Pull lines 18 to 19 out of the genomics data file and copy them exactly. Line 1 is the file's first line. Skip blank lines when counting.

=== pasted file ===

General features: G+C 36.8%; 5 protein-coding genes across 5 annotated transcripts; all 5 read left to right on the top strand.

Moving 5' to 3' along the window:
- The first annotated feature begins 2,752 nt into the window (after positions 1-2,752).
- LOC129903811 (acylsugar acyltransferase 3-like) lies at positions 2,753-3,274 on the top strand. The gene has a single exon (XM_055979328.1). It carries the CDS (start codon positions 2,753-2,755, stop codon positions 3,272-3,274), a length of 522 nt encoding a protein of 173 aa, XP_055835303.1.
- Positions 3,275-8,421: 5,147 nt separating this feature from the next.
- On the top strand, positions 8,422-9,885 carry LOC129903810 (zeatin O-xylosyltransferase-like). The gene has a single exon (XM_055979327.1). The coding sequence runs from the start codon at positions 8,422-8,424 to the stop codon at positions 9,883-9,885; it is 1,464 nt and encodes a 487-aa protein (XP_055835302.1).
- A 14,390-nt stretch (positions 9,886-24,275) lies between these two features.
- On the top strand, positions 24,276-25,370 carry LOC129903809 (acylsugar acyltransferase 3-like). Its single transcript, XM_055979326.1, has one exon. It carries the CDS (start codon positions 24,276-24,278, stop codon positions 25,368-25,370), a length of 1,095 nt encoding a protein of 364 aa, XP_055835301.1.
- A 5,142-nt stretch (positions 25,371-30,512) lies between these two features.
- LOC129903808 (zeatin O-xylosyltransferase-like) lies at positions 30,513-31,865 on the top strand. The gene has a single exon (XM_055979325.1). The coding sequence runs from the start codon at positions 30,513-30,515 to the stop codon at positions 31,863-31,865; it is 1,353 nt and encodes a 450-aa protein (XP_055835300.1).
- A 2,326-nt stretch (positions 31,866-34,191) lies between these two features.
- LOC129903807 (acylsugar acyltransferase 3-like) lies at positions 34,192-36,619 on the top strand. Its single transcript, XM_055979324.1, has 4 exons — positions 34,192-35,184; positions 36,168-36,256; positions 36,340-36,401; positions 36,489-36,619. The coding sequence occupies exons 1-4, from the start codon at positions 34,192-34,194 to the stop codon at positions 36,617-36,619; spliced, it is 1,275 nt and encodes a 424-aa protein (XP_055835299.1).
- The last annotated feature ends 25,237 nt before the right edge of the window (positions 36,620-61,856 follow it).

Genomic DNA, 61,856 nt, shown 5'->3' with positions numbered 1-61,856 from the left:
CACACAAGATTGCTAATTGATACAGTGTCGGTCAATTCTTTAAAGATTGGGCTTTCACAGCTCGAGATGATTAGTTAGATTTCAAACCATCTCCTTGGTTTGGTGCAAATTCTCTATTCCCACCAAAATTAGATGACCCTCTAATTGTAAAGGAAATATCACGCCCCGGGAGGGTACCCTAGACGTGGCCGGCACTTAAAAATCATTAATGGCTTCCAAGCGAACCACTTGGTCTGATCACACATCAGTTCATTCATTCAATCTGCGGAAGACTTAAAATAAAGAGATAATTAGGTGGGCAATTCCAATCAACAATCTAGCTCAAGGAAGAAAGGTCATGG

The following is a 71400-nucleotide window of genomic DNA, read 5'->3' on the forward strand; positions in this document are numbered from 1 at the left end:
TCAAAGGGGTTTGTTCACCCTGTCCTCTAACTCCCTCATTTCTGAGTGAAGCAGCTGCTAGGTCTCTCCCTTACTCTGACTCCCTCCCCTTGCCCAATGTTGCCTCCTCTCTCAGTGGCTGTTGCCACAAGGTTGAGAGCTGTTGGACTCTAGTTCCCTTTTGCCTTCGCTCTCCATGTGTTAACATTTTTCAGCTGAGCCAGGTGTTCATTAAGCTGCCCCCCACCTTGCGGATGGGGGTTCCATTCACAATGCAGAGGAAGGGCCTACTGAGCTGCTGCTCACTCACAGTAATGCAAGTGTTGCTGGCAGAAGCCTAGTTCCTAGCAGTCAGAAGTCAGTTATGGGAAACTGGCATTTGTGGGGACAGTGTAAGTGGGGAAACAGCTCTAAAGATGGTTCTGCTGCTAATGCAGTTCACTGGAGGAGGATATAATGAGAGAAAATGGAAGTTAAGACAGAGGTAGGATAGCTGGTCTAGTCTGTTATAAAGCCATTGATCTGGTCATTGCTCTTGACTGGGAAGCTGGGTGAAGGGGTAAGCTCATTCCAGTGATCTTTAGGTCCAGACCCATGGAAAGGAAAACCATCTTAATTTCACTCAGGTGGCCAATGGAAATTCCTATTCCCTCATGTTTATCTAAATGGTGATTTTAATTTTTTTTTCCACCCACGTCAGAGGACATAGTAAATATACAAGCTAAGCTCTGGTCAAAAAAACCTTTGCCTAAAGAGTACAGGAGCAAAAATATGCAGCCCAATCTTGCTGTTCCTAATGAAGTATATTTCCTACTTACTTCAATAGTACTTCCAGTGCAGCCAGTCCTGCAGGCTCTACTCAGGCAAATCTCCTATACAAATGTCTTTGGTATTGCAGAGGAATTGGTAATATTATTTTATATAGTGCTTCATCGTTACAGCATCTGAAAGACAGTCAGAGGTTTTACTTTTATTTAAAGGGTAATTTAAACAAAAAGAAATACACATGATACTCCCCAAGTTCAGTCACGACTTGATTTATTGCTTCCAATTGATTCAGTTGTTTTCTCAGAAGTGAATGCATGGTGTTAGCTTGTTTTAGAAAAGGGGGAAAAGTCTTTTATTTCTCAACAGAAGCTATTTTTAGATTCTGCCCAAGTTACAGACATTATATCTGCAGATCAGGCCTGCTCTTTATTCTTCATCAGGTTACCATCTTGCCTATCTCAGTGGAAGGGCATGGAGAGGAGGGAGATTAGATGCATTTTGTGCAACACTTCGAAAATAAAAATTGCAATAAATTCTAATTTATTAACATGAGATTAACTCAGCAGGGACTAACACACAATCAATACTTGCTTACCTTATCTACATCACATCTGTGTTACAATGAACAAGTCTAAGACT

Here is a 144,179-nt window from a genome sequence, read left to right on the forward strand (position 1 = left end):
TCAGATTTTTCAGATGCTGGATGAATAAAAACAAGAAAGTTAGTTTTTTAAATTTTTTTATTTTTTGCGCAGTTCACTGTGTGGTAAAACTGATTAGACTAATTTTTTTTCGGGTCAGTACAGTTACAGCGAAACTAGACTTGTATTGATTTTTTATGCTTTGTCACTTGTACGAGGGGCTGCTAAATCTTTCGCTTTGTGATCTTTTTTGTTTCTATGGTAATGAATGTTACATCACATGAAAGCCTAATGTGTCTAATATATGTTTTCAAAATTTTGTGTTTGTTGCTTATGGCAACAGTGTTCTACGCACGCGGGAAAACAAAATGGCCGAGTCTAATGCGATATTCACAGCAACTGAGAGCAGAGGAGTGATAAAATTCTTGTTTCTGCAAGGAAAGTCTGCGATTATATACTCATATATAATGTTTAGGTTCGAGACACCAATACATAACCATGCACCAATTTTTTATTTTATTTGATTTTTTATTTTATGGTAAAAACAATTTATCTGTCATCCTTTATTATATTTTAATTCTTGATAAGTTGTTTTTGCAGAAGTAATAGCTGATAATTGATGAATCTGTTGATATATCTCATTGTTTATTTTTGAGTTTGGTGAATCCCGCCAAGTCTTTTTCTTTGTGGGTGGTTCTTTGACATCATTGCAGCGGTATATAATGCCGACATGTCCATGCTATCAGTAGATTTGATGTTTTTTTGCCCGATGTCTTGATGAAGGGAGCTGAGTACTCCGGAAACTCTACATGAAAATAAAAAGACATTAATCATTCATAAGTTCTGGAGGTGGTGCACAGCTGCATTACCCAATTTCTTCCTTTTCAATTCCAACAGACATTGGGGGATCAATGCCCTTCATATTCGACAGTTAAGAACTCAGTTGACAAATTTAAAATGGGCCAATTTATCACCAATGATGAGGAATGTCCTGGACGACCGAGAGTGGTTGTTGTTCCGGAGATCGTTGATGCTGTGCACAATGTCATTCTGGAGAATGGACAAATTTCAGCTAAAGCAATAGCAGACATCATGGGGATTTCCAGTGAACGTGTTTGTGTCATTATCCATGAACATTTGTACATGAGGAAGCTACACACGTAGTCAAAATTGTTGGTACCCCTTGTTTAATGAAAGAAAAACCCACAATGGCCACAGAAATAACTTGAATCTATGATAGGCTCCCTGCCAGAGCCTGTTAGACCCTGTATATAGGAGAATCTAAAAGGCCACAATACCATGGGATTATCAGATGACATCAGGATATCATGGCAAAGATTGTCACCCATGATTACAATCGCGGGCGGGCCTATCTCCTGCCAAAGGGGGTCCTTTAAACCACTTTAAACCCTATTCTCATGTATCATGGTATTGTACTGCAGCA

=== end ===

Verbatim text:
Here is a 144,179-nt window from a genome sequence, read left to right on the forward strand (position 1 = left end):
TCAGATTTTTCAGATGCTGGATGAATAAAAACAAGAAAGTTAGTTTTTTAAATTTTTTTATTTTTTGCGCAGTTCACTGTGTGGTAAAACTGATTAGACTAATTTTTTTTCGGGTCAGTACAGTTACAGCGAAACTAGACTTGTATTGATTTTTTATGCTTTGTCACTTGTACGAGGGGCTGCTAAATCTTTCGCTTTGTGATCTTTTTTGTTTCTATGGTAATGAATGTTACATCACATGAAAGCCTAATGTGTCTAATATATGTTTTCAAAATTTTGTGTTTGTTGCTTATGGCAACAGTGTTCTACGCACGCGGGAAAACAAAATGGCCGAGTCTAATGCGATATTCACAGCAACTGAGAGCAGAGGAGTGATAAAATTCTTGTTTCTGCAAGGAAAGTCTGCGATTATATACTCATATATAATGTTTAGGTTCGAGACACCAATACATAACCATGCACCAATTTTTTATTTTATTTGATTTTTTATTTTATGGTAAAAACAATTTATCTGTCATCCTTTATTATATTTTAATTCTTGATAAGTTGTTTTTGCAGAAGTAATAGCTGATAATTGATGAATCTGTTGATATATCTCATTGTTTATTTTTGAGTTTGGTGAATCCCGCCAAGTCTTTTTCTTTGTGGGTGGTTCTTTGACATCATTGCAGCGGTATATAATGCCGACATGTCCATGCTATCAGTAGATTTGATGTTTTTTTGCCCGATGTCTTGATGAAGGGAGCTGAGTACTCCGGAAACTCTACATGAAAATAAAAAGACATTAATCATTCATAAGTTCTGGAGGTGGTGCACAGCTGCATTACCCAATTTCTTCCTTTTCAATTCCAACAGACATTGGGGGATCAATGCCCTTCATATTCGACAGTTAAGAACTCAGTTGACAAATTTAAAATGGGCCAATTTATCACCAATGATGAGGAATGTCCTGGACGACCGAGAGTGGTTGTTGTTCCGGAGATCGTTGATGCTGTGCACAATGTCATTCTGGAGAATGGACAAATTTCAGCTAAAGCAATAGCAGACATCATGGGGATTTCCAGTGAACGTGTTTGTGTCATTATCCATGAACATTTGTACATGAGGAAGCTACACACGTAGTCAAAATTGTTGGTACCCCTTGTTTAATGAAAGAAAAACCCACAATGGCCACAGAAATAACTTGAATCTATGATAGGCTCCCTGCCAGAGCCTGTTAGACCCTGTATATAGGAGAATCTAAAAGGCCACAATACCATGGGATTATCAGATGACATCAGGATATCATGGCAAAGATTGTCACCCATGATTACAATCGCGGGCGGGCCTATCTCCTGCCAAAGGGGGTCCTTTAAACCACTTTAAACCCTATTCTCATGTATCATGGTATTGTACTGCAGCA